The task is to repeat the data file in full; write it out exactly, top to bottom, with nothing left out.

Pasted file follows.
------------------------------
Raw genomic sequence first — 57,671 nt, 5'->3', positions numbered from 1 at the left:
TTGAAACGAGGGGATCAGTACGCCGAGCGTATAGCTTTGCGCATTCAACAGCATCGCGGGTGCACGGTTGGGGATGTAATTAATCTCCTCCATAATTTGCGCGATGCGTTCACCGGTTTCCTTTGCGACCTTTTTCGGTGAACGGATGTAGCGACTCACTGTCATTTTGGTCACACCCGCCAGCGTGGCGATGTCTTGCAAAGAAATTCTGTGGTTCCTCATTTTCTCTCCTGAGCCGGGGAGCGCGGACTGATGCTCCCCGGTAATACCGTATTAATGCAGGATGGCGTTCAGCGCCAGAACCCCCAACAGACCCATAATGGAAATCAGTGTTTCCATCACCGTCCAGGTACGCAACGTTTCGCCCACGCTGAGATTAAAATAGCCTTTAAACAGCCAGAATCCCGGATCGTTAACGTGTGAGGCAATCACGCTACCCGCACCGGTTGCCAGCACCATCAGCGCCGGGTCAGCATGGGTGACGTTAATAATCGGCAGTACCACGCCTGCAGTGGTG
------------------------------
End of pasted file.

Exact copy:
Raw genomic sequence first — 57,671 nt, 5'->3', positions numbered from 1 at the left:
TTGAAACGAGGGGATCAGTACGCCGAGCGTATAGCTTTGCGCATTCAACAGCATCGCGGGTGCACGGTTGGGGATGTAATTAATCTCCTCCATAATTTGCGCGATGCGTTCACCGGTTTCCTTTGCGACCTTTTTCGGTGAACGGATGTAGCGACTCACTGTCATTTTGGTCACACCCGCCAGCGTGGCGATGTCTTGCAAAGAAATTCTGTGGTTCCTCATTTTCTCTCCTGAGCCGGGGAGCGCGGACTGATGCTCCCCGGTAATACCGTATTAATGCAGGATGGCGTTCAGCGCCAGAACCCCCAACAGACCCATAATGGAAATCAGTGTTTCCATCACCGTCCAGGTACGCAACGTTTCGCCCACGCTGAGATTAAAATAGCCTTTAAACAGCCAGAATCCCGGATCGTTAACGTGTGAGGCAATCACGCTACCCGCACCGGTTGCCAGCACCATCAGCGCCGGGTCAGCATGGGTGACGTTAATAATCGGCAGTACCACGCCTGCAGTGGTG